September 16, 2014
image by Paolo R. Lazzarotti, Italy
The northeastern shore of Mare Nectaris is littered with craters having odd interiors. One of the oddest is Gaudibert, near bottom center, a 33 km wide feature with a rim inside another rim, and an interior completely full of lumpy massifs, one cut by a flat-floored rille segment. Just below are two smaller, craters, Gaudibert A and B, with two different interiors. A, to the west, is full of small hills that almost form a ring with a annular depression. B is cut by a couple of small rilles and one larger one that starts in a crater on its southern rim. Under high Sun, the crater is revealed to be the source of a dark pyroclastic deposit, and another source is in the hills immediately to the east. B is a floor-fractured crater. Below center, near the left margin, is another bizarre crater. Daguerre is defined by a not-quite complete rim crest that rises a few hundred meters above its lava-filled floor. The northeast rim is the center of another pyroclastic deposit. And to the east are slabs of lava that appear cut by small faults, suggesting that after the lavas solidified they were fractured. Even thought there are no sinuous rilles, nor domes, this area was affected by volcanism.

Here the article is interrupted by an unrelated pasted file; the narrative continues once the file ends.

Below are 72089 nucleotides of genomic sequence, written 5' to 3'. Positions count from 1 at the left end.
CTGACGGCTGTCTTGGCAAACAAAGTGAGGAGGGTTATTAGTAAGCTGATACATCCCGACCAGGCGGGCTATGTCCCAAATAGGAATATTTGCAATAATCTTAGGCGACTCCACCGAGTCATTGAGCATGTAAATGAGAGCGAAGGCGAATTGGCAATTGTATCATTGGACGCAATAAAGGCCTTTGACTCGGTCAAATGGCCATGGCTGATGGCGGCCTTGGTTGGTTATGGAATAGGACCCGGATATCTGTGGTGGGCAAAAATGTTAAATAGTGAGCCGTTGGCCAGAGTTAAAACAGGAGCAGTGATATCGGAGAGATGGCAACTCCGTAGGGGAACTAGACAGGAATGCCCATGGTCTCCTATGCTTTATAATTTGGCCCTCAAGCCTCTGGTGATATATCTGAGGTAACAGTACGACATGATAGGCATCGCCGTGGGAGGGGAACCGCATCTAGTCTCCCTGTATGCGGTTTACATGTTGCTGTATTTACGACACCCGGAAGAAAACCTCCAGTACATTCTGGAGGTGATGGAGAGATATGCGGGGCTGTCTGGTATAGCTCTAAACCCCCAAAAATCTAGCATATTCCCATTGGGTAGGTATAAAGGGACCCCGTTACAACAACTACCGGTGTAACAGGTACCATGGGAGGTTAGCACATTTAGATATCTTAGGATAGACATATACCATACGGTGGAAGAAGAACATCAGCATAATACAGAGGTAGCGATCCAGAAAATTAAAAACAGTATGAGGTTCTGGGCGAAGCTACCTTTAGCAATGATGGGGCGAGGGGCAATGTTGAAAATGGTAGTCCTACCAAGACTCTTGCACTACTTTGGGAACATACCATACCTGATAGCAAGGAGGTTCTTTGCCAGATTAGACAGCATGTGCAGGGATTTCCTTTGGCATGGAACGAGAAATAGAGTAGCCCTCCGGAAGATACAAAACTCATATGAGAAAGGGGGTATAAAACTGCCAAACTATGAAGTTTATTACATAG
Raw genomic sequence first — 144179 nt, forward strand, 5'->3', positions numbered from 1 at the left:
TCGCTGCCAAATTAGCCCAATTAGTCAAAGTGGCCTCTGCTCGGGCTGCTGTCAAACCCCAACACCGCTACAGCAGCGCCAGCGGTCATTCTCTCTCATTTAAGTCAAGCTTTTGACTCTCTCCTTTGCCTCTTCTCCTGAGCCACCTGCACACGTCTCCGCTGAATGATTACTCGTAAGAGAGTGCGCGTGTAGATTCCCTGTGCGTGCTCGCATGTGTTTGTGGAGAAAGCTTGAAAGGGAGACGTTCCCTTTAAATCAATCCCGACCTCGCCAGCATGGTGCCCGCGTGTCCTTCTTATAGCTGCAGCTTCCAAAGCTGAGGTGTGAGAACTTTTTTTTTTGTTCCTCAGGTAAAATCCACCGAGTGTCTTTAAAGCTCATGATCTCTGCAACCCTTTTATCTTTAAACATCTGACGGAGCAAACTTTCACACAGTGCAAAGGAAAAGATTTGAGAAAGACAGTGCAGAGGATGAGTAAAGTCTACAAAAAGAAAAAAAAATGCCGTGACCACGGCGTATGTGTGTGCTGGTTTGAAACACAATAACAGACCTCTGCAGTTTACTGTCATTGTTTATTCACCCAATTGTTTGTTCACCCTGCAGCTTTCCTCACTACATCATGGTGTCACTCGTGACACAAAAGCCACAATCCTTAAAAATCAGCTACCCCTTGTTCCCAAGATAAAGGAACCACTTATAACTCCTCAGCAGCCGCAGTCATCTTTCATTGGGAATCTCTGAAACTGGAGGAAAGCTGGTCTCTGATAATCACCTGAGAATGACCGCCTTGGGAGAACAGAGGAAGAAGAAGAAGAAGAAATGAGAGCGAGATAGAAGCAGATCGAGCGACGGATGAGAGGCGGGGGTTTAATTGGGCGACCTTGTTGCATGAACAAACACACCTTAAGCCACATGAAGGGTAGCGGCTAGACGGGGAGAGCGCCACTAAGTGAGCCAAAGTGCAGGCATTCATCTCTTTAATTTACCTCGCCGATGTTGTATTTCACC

21st Century Atlas chart 7.
Yesterday's LPOD: Columbian Moon
Tomorrow's LPOD: Another Pyroclastic?